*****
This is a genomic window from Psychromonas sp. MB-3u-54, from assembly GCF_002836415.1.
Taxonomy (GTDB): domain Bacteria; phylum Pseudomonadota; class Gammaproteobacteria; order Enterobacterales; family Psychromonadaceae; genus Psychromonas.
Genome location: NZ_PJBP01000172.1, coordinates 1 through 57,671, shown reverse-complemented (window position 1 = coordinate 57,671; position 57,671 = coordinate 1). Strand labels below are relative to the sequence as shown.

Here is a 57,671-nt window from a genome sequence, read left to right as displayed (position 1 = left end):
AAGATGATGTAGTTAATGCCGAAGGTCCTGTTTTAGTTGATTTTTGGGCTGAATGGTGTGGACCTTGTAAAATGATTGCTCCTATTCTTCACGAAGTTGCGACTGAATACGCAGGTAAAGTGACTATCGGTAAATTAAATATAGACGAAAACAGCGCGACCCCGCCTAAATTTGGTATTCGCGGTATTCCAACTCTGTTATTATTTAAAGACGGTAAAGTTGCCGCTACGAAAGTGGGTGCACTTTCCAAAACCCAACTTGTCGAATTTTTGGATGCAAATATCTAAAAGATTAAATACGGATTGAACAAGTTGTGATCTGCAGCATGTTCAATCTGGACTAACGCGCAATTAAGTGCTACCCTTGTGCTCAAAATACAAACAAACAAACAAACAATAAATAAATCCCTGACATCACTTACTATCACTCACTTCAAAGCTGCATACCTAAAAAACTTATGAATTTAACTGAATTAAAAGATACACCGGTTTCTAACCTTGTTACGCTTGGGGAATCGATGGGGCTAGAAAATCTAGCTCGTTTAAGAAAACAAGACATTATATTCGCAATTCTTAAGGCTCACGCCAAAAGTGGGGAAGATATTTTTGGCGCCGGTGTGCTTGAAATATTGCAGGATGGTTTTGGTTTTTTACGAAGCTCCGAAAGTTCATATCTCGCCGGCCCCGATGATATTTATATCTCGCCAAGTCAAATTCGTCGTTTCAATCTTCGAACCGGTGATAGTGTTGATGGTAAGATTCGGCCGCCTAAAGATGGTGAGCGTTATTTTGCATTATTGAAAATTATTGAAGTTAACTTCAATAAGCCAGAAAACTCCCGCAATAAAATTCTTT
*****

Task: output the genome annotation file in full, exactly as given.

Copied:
This is a genomic window from Psychromonas sp. MB-3u-54, from assembly GCF_002836415.1.
Taxonomy (GTDB): domain Bacteria; phylum Pseudomonadota; class Gammaproteobacteria; order Enterobacterales; family Psychromonadaceae; genus Psychromonas.
Genome location: NZ_PJBP01000172.1, coordinates 1 through 57,671, shown reverse-complemented (window position 1 = coordinate 57,671; position 57,671 = coordinate 1). Strand labels below are relative to the sequence as shown.

Here is a 57,671-nt window from a genome sequence, read left to right as displayed (position 1 = left end):
AAGATGATGTAGTTAATGCCGAAGGTCCTGTTTTAGTTGATTTTTGGGCTGAATGGTGTGGACCTTGTAAAATGATTGCTCCTATTCTTCACGAAGTTGCGACTGAATACGCAGGTAAAGTGACTATCGGTAAATTAAATATAGACGAAAACAGCGCGACCCCGCCTAAATTTGGTATTCGCGGTATTCCAACTCTGTTATTATTTAAAGACGGTAAAGTTGCCGCTACGAAAGTGGGTGCACTTTCCAAAACCCAACTTGTCGAATTTTTGGATGCAAATATCTAAAAGATTAAATACGGATTGAACAAGTTGTGATCTGCAGCATGTTCAATCTGGACTAACGCGCAATTAAGTGCTACCCTTGTGCTCAAAATACAAACAAACAAACAAACAATAAATAAATCCCTGACATCACTTACTATCACTCACTTCAAAGCTGCATACCTAAAAAACTTATGAATTTAACTGAATTAAAAGATACACCGGTTTCTAACCTTGTTACGCTTGGGGAATCGATGGGGCTAGAAAATCTAGCTCGTTTAAGAAAACAAGACATTATATTCGCAATTCTTAAGGCTCACGCCAAAAGTGGGGAAGATATTTTTGGCGCCGGTGTGCTTGAAATATTGCAGGATGGTTTTGGTTTTTTACGAAGCTCCGAAAGTTCATATCTCGCCGGCCCCGATGATATTTATATCTCGCCAAGTCAAATTCGTCGTTTCAATCTTCGAACCGGTGATAGTGTTGATGGTAAGATTCGGCCGCCTAAAGATGGTGAGCGTTATTTTGCATTATTGAAAATTATTGAAGTTAACTTCAATAAGCCAGAAAACTCCCGCAATAAAATTCTTT